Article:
3 hours ago
Wednesday, January 1, 2014
Turning the Page
Honorable Mention: The Professor by Charlotte Bronte. Reading this was bittersweet as it was the last Bronte novel that I had left to read. In many ways, it epitomized all of the aspects that I loved about the other works. It was a wonderful opportunity to see an author work out the themes and plots that would become her later novels. An excellent way to finish reading the works of this amazing sisterhood.
#5: The Great Gatsby by F. Scott Fitzgerald. Though I wouldn't say that I "connected" with this story or the characters, it is indisputably a fine work of American literature. Fitzgerald's gorgeous writing and heavy symbolism are the stuff that readers' dreams are made of. It speaks not only to a specific generation, but also to the idea of the American dream as a whole. There is a reason they force you to read this in school.
#4: The Invention of Hugo Cabret by Brian Selznick. This story is fantastical, magical, and fascinating. It is not entirely a novel nor a picture book, but rather combines the great aspects of both as well as those of other mediums. It is great family reading and is a must for anyone who loves film history, or loved the film Hugo.
#3: The Monuments Men by Robert M. Edsel. This book tells the remarkable true story of a small group of men whose responsibility it was to protect the great art and architecture of Western civilization. They worked in the worst conditions, were hampered by members of their own military, and put into harm's way time and time again. All in an effort to save European culture from utter destruction. If you have ever been to the great cathedrals or museums of Europe, you owe it to these men to learn their stories.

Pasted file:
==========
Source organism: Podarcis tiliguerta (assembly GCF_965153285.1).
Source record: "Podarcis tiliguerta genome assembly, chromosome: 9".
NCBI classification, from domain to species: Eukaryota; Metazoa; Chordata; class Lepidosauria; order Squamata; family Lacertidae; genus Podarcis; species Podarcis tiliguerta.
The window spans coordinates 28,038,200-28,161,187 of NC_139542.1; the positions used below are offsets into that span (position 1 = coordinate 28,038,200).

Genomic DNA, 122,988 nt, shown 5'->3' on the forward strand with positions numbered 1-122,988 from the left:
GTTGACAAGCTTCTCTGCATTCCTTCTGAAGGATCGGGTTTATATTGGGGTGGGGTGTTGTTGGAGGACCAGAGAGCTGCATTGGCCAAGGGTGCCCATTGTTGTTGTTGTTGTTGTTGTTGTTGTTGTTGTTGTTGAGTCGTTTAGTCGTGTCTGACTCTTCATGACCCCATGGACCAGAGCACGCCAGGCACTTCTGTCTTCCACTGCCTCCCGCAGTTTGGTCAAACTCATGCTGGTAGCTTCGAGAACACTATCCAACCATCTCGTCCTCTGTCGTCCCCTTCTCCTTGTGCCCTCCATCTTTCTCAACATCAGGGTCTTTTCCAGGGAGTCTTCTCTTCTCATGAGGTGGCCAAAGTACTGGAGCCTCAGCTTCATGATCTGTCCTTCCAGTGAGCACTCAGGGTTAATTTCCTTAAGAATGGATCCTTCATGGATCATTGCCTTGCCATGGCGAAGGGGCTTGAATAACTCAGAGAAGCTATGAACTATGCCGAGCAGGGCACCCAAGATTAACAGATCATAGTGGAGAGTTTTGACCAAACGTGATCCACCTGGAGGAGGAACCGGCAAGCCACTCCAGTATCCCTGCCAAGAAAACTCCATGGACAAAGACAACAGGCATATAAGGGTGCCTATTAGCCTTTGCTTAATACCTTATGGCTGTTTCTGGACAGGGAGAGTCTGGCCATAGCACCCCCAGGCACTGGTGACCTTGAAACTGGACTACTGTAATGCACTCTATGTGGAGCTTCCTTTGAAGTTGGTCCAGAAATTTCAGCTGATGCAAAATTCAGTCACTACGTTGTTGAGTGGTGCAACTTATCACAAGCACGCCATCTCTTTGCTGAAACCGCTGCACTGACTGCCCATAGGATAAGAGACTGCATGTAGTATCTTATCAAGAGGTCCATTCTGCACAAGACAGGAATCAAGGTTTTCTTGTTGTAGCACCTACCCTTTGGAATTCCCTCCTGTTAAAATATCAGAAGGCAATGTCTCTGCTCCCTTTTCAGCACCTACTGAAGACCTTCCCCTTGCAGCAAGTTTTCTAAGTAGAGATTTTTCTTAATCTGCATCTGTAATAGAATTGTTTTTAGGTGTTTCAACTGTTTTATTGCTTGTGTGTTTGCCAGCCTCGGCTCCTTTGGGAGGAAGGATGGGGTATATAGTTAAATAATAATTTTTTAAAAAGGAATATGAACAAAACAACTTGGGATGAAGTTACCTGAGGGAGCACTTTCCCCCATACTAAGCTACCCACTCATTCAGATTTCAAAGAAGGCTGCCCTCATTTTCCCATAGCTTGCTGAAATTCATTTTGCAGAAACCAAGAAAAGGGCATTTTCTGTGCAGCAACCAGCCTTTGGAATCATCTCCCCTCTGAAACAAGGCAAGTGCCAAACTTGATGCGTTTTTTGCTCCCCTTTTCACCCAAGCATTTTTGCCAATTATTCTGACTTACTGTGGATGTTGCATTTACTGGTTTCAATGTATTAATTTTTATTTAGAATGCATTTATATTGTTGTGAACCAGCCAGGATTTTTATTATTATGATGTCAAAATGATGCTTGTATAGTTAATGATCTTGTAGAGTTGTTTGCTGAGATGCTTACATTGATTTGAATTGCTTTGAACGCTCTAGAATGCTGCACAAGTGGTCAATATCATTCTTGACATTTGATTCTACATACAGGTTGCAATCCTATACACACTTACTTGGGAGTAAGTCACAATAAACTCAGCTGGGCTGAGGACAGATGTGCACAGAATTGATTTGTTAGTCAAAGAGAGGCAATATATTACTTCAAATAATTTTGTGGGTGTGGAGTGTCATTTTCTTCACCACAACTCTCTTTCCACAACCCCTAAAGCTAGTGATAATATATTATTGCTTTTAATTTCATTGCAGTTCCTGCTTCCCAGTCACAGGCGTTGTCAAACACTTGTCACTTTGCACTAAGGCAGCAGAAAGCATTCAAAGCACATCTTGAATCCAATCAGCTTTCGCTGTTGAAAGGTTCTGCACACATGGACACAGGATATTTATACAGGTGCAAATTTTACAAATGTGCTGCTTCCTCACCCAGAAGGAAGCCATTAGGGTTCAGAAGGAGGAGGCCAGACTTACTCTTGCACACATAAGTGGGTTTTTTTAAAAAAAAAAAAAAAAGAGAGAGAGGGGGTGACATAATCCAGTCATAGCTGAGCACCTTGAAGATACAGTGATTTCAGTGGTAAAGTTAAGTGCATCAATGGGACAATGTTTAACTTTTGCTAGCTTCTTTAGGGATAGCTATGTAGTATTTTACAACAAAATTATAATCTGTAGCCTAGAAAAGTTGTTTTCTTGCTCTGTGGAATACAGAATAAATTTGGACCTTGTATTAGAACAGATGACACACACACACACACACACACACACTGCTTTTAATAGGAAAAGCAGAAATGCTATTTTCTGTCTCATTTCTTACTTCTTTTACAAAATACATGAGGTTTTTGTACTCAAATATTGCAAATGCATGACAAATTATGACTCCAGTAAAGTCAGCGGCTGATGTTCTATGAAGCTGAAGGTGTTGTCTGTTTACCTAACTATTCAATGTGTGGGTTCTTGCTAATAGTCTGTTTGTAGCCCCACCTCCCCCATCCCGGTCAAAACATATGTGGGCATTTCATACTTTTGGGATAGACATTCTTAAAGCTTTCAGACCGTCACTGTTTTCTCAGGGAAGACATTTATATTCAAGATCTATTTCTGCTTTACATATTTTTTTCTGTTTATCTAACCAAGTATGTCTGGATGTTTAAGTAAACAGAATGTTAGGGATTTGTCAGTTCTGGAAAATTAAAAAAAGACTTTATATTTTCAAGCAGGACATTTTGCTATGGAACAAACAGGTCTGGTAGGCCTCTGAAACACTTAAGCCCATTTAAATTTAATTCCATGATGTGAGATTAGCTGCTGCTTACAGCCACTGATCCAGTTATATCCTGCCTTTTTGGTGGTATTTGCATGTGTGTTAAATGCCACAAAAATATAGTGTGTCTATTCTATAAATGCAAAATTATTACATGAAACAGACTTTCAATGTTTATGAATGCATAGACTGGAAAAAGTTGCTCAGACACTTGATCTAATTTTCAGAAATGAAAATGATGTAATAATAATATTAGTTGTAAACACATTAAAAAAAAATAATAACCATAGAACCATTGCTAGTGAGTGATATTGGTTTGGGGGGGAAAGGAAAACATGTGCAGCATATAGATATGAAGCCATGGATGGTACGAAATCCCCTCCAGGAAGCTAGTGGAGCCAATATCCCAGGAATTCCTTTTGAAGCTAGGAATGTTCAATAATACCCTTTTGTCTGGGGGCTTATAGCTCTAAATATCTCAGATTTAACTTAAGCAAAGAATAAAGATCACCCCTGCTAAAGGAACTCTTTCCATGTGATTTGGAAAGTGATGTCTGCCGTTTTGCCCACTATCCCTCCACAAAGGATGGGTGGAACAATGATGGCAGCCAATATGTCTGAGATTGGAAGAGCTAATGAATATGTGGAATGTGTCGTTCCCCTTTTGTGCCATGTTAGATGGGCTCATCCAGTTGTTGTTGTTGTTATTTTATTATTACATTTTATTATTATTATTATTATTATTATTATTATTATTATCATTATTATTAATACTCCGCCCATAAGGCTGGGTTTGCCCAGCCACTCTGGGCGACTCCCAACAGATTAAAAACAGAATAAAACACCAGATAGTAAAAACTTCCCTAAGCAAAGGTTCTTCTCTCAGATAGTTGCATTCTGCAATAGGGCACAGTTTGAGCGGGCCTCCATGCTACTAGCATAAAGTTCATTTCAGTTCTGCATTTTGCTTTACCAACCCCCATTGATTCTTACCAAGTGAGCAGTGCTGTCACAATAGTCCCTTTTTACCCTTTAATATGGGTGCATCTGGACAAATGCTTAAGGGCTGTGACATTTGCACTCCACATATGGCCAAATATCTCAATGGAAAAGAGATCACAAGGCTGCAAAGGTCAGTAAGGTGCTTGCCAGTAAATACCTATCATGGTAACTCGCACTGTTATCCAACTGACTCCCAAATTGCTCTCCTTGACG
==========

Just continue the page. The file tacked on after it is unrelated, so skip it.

#2: The Fault in Our Stars by John Green. Any book that leaves you asking questions and thinking about it weeks after you have closed it has got to be good. And this novel certainly did that for me. It left me thinking about life and death, about love, about the way we treat the dying, and about our desire for life after death in some form or fashion. And all the while, Green tackles these big questions within the lives of two ordinary teenagers. This was one that really surprised me.
#1: The Woman in White by Wilkie Collins. If there was one thing that Wilkie Collins could do, it was tell a story. Once you get caught up in the mystery of the story, you won't be able to put the book down. It was so easy to get caught up in the suspense and the fate of the characters. It was also interesting to see a novel that championed the rights of women coming from a man in the mid-nineteenth century. Rarely does a novel of the Victorian era truly capture the true spirit of womanhood as Collins does with Marian Halcombe. This is a classic that deserves to still be read 150 years later.
This year promises to hold some wonderful discoveries as well. I have the books for the first third of the year lined up and can't wait to experience them. I am currently reading Our Mutual Friend, the next novel in my quest to read all of Charles Dickens' works. I'll be reading Markus Zusak's The Book Thief, a modern favorite that will soon be hitting the big screen. Elie Wiesel's Night will serve as my first foray into Holocaust literature. I'll prep for my upcoming trip to Scotland with Sir Walter Scott's Rob Roy. And I'll finally get around to a classic that I have been meaning to read for a long time, Tess of the d'Urbervilles by Thomas Hardy. If you have read any of the above books, please share your thoughts on them below. And don't forget to tell me about your favorite books of 2013 and what you are looking forward to in 2014. Happy New Year!